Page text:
Apple had that huge security hole a couple of years back that was caused by a dev screwing up their copying and pasting. The code was visible to the public, and the bug was obvious (I showed it to two non-devs, one with no interest in IT at all, and they both spotted it), yet none of Apple's processes picked it up. Every machine that shipped with that code and every machine that was updated with that code had a giant security flaw in it that was 100% Apple's fault and 0% their users' fault.

          Heartbleed was similar.

          > Just as you wouldn't expect a chainsaw manufacturer to take responsibility when someone's tutorial in "using a chainsaw to remove unsightly facial hair" goes wrong, you can't blame the manufacturer of computer software to accept responsibility for everything a user might do with their product ...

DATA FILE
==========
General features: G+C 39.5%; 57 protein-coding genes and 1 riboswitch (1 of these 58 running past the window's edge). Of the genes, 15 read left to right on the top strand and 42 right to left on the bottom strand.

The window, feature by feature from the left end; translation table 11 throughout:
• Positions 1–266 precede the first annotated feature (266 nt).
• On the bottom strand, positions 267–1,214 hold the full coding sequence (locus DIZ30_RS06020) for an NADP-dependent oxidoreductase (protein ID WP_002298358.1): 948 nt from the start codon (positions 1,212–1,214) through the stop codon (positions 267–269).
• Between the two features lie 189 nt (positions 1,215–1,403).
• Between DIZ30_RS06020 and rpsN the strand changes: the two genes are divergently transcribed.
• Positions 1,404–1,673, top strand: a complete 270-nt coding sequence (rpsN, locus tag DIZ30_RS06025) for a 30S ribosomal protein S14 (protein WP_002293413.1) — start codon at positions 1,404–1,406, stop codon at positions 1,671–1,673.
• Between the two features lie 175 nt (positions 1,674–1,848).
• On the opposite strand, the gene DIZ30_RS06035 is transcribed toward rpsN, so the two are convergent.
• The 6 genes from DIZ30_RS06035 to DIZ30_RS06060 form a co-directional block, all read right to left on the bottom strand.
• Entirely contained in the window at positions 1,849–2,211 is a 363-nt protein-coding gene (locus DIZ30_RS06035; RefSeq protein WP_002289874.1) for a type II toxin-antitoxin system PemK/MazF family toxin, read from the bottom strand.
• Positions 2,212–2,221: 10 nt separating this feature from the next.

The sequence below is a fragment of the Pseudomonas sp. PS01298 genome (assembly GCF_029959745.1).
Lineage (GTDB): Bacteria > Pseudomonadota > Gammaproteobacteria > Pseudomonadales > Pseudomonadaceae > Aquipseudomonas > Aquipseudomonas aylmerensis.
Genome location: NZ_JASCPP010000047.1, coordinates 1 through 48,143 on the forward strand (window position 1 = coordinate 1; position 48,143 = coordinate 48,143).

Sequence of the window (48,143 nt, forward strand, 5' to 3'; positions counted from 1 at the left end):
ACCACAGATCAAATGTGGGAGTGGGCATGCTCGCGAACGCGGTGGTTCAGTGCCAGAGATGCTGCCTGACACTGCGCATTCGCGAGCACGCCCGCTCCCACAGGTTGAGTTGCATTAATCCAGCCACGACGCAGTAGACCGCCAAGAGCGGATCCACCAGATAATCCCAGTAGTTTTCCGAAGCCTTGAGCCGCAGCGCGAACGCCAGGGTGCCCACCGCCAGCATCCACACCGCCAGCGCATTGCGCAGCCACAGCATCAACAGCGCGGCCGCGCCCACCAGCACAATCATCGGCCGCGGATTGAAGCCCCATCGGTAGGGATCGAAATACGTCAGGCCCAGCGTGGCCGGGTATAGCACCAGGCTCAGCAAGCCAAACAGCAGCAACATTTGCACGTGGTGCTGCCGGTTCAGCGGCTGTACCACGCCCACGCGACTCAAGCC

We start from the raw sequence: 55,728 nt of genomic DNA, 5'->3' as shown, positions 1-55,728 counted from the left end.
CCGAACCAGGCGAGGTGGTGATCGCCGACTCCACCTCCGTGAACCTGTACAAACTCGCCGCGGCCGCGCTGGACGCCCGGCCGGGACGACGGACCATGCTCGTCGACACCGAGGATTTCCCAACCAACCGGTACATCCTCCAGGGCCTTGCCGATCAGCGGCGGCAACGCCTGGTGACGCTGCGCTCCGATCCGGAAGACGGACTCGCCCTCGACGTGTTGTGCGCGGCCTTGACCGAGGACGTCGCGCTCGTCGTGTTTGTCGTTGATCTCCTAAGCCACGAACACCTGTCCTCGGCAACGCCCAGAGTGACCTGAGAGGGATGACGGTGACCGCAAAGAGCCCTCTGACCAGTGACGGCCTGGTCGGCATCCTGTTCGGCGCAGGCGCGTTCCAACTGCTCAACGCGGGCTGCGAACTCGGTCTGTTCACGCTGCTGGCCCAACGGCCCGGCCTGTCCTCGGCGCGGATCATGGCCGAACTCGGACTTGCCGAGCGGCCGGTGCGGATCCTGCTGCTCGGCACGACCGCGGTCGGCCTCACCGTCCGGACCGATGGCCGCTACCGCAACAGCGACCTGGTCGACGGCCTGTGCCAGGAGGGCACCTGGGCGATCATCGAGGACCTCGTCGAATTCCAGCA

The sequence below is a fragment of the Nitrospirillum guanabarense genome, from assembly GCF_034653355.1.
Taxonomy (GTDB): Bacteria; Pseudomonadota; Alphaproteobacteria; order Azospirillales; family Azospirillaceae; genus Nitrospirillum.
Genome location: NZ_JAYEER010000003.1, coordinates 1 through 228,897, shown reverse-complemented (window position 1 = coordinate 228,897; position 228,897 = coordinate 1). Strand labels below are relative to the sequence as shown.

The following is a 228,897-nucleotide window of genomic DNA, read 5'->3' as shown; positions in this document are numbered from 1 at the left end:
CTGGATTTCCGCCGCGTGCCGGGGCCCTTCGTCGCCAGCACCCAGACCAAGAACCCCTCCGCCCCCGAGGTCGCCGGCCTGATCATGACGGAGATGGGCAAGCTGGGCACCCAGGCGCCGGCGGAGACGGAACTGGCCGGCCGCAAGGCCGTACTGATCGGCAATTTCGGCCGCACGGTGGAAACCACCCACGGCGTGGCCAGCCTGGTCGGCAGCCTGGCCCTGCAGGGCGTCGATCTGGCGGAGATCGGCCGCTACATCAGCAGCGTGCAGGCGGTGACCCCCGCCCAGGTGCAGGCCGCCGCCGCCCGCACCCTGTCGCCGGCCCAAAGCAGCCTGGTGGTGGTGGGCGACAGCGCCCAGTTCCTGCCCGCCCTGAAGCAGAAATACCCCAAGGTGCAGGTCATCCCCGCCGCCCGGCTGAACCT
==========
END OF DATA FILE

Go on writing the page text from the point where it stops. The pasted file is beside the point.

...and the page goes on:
... such as checking their emails, opening a text message, or simply turning their computer on and connecting it to the Internet without first writing and installing a patch to a massive security hole that no-one except some criminals has discovered yet. Yeah, that's definitely equally as reckless as taking a chainsaw to your own face. Probably more.

          > Revenge porn requires three steps:-

          •Creation of the porn

          •Distribution of that porn to someone who should (at the time) have it

          •Distribution after the fact to someone who should not have it